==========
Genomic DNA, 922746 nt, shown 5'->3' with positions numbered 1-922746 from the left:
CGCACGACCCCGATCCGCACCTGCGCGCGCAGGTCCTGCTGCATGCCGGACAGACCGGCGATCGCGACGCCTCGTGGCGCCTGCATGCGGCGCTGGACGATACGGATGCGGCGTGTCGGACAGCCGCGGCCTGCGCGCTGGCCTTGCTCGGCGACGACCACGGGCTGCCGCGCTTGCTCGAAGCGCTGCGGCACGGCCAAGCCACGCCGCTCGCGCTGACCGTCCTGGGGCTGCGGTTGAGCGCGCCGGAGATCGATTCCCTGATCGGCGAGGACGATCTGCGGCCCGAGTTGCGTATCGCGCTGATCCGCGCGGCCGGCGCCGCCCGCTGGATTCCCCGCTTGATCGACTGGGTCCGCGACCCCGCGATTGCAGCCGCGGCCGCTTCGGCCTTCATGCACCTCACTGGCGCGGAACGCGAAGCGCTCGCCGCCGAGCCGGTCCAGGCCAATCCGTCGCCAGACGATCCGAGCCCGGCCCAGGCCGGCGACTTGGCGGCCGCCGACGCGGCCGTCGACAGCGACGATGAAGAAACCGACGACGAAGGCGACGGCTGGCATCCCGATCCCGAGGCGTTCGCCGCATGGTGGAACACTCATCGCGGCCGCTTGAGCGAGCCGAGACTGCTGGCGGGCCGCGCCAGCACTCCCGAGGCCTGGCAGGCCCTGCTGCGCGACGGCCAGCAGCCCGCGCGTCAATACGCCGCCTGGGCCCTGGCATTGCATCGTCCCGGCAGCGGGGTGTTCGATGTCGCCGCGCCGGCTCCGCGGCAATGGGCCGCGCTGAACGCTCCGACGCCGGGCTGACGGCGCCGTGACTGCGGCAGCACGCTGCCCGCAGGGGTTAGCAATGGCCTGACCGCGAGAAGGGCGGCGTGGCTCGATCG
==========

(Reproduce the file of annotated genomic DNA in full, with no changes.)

Genomic DNA, 922746 nt, shown 5'->3' with positions numbered 1-922746 from the left:
CGCACGACCCCGATCCGCACCTGCGCGCGCAGGTCCTGCTGCATGCCGGACAGACCGGCGATCGCGACGCCTCGTGGCGCCTGCATGCGGCGCTGGACGATACGGATGCGGCGTGTCGGACAGCCGCGGCCTGCGCGCTGGCCTTGCTCGGCGACGACCACGGGCTGCCGCGCTTGCTCGAAGCGCTGCGGCACGGCCAAGCCACGCCGCTCGCGCTGACCGTCCTGGGGCTGCGGTTGAGCGCGCCGGAGATCGATTCCCTGATCGGCGAGGACGATCTGCGGCCCGAGTTGCGTATCGCGCTGATCCGCGCGGCCGGCGCCGCCCGCTGGATTCCCCGCTTGATCGACTGGGTCCGCGACCCCGCGATTGCAGCCGCGGCCGCTTCGGCCTTCATGCACCTCACTGGCGCGGAACGCGAAGCGCTCGCCGCCGAGCCGGTCCAGGCCAATCCGTCGCCAGACGATCCGAGCCCGGCCCAGGCCGGCGACTTGGCGGCCGCCGACGCGGCCGTCGACAGCGACGATGAAGAAACCGACGACGAAGGCGACGGCTGGCATCCCGATCCCGAGGCGTTCGCCGCATGGTGGAACACTCATCGCGGCCGCTTGAGCGAGCCGAGACTGCTGGCGGGCCGCGCCAGCACTCCCGAGGCCTGGCAGGCCCTGCTGCGCGACGGCCAGCAGCCCGCGCGTCAATACGCCGCCTGGGCCCTGGCATTGCATCGTCCCGGCAGCGGGGTGTTCGATGTCGCCGCGCCGGCTCCGCGGCAATGGGCCGCGCTGAACGCTCCGACGCCGGGCTGACGGCGCCGTGACTGCGGCAGCACGCTGCCCGCAGGGGTTAGCAATGGCCTGACCGCGAGAAGGGCGGCGTGGCTCGATCG